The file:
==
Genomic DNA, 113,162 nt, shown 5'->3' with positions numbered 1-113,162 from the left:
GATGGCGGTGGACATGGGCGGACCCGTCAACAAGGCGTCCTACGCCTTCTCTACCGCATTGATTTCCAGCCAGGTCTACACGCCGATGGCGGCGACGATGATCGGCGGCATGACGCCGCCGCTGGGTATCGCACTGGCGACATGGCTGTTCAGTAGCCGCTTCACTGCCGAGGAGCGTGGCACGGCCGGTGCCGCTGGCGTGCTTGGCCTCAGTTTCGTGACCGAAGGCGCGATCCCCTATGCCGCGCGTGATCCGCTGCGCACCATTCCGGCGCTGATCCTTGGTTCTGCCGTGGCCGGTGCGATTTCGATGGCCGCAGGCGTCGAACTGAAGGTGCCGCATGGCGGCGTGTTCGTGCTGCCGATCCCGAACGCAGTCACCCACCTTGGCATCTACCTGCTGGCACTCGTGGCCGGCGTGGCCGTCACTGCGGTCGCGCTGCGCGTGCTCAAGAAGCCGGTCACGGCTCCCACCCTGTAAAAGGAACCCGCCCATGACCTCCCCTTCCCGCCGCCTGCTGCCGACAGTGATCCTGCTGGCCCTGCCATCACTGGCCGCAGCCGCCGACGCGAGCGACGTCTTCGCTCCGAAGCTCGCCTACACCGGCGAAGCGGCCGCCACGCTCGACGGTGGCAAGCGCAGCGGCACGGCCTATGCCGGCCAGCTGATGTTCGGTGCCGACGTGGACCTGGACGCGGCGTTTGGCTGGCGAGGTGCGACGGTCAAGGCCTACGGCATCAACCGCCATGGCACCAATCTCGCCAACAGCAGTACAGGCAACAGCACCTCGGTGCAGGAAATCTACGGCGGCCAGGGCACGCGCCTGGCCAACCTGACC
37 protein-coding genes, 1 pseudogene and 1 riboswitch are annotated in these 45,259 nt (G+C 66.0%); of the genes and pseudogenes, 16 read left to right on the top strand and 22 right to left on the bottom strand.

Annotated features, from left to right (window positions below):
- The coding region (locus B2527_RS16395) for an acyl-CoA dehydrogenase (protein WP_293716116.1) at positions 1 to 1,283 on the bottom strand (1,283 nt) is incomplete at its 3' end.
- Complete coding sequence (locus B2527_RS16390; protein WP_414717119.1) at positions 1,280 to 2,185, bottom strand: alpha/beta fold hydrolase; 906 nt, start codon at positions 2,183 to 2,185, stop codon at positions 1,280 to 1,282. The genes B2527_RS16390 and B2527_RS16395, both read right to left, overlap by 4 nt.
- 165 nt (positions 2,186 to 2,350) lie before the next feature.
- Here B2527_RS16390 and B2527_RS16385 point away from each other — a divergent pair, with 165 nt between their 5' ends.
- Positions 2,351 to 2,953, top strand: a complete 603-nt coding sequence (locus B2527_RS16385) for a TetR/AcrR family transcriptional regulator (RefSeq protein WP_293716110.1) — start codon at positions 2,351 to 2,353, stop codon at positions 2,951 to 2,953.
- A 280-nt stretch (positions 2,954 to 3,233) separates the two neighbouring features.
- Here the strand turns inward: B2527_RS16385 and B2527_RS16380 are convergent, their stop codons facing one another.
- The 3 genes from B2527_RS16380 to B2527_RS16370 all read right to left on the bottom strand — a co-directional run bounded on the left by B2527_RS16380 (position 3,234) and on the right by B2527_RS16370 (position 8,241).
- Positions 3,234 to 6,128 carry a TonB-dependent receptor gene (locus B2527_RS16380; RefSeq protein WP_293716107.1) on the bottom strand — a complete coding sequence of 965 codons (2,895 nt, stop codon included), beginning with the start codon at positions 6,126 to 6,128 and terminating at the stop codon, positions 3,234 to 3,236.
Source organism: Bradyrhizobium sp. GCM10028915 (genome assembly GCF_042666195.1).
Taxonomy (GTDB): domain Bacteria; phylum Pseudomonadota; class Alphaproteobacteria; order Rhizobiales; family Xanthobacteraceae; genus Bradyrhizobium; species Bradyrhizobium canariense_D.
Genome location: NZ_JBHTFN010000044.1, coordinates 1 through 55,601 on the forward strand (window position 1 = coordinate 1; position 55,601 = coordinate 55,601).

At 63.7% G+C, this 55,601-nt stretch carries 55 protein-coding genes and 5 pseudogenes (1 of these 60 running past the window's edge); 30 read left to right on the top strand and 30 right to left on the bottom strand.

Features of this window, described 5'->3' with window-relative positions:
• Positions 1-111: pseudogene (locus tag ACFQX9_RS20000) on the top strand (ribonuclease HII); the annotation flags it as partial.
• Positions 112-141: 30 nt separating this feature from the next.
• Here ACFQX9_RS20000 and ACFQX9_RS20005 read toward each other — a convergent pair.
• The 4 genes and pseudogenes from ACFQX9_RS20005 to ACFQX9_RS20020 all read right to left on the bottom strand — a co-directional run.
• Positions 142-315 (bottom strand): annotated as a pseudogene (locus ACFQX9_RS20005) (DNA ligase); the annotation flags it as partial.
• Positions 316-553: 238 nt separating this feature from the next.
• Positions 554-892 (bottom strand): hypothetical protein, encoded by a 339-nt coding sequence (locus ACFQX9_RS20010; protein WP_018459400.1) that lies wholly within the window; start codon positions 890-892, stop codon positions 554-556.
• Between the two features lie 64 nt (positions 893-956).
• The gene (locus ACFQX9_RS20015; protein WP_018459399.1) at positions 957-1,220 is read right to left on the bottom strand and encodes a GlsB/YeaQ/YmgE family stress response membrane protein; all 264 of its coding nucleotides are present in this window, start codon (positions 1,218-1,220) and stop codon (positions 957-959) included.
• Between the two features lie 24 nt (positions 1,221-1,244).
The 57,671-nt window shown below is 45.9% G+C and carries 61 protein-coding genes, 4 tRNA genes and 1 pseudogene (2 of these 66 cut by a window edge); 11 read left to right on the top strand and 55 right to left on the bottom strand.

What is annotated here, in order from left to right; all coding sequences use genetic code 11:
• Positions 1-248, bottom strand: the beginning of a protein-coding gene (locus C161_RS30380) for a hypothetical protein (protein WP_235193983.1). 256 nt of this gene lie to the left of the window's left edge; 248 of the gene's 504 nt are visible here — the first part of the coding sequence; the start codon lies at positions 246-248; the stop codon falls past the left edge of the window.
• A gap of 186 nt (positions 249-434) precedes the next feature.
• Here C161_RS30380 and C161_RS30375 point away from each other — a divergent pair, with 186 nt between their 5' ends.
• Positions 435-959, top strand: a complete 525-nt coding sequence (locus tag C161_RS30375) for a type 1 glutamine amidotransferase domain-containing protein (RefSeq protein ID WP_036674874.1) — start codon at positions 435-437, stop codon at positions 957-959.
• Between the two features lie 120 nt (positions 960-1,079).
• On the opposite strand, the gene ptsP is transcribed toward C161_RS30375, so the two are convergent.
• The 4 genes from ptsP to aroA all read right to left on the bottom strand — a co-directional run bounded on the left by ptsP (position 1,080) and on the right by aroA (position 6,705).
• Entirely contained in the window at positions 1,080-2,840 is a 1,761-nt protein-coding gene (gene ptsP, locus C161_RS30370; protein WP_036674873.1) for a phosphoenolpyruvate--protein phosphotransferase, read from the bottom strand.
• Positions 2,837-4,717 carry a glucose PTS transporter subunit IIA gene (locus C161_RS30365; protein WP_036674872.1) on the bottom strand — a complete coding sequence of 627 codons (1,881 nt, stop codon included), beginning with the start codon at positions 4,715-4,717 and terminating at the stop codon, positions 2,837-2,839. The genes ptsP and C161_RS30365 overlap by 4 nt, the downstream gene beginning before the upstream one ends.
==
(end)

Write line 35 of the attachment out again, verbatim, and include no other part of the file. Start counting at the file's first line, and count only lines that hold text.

• Between the two features lie 120 nt (positions 960-1,079).